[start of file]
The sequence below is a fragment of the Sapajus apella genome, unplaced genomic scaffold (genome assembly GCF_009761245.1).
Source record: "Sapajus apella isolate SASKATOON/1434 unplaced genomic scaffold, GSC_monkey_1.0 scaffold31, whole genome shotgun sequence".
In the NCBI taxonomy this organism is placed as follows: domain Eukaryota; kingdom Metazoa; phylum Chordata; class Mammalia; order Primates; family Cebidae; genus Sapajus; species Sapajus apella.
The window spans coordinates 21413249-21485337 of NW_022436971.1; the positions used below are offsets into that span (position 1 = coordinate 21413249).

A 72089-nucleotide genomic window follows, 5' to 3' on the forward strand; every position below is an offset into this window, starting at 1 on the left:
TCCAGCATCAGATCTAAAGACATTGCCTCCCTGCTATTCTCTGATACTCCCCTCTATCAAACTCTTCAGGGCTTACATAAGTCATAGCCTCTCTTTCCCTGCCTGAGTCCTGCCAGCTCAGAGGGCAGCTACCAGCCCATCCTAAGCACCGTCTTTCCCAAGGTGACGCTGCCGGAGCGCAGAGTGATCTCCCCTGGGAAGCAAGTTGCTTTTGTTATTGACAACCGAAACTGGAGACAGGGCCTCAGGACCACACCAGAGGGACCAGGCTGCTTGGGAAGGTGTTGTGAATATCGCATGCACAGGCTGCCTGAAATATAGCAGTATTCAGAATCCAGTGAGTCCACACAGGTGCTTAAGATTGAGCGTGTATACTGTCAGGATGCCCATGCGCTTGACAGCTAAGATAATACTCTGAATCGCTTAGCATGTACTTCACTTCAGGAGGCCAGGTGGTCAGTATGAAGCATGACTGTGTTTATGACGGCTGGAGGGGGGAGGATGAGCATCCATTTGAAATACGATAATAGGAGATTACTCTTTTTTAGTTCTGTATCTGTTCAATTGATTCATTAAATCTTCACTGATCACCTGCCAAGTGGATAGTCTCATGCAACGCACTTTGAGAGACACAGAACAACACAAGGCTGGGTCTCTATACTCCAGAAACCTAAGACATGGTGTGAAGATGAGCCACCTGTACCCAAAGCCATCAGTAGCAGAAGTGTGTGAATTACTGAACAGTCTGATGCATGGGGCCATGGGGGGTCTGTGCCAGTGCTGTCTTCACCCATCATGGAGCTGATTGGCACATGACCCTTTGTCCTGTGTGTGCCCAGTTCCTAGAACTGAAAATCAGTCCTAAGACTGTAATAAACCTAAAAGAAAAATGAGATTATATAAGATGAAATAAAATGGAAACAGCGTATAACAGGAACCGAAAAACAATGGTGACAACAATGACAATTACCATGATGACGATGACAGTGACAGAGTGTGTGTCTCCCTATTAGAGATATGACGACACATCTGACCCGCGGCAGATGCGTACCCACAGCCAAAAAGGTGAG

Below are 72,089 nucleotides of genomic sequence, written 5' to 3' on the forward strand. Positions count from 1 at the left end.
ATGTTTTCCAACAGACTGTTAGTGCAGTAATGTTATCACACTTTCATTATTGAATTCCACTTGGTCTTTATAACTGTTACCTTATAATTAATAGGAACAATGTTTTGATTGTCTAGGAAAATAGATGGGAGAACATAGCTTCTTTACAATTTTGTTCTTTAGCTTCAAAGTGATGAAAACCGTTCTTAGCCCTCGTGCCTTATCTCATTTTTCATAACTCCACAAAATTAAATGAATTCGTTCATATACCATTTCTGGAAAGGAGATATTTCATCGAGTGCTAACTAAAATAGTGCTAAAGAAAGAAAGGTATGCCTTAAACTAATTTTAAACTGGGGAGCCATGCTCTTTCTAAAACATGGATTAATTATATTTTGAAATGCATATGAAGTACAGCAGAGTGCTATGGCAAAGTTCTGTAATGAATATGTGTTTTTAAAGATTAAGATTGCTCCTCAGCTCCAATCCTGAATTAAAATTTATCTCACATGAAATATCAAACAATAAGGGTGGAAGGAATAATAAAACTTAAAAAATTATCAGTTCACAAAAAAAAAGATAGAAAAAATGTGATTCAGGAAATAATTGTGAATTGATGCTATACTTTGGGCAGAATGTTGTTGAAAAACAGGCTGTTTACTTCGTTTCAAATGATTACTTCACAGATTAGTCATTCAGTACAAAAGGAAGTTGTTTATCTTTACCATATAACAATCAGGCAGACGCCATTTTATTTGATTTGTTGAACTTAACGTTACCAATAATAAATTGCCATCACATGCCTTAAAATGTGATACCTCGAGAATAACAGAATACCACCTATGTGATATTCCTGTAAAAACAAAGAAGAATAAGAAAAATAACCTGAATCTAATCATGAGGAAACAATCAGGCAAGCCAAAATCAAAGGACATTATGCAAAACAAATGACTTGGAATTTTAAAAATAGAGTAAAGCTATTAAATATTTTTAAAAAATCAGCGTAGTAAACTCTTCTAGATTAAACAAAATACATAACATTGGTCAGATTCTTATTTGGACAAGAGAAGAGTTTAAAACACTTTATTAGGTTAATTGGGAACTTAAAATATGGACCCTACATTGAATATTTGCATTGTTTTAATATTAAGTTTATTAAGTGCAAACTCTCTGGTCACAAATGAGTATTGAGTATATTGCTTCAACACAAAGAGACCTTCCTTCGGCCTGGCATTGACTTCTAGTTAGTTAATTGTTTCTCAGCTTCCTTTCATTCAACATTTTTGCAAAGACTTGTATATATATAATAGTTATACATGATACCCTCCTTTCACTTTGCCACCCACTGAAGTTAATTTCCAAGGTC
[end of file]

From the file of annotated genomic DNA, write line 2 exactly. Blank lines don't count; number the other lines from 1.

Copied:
Source record: "Sapajus apella isolate SASKATOON/1434 unplaced genomic scaffold, GSC_monkey_1.0 scaffold31, whole genome shotgun sequence".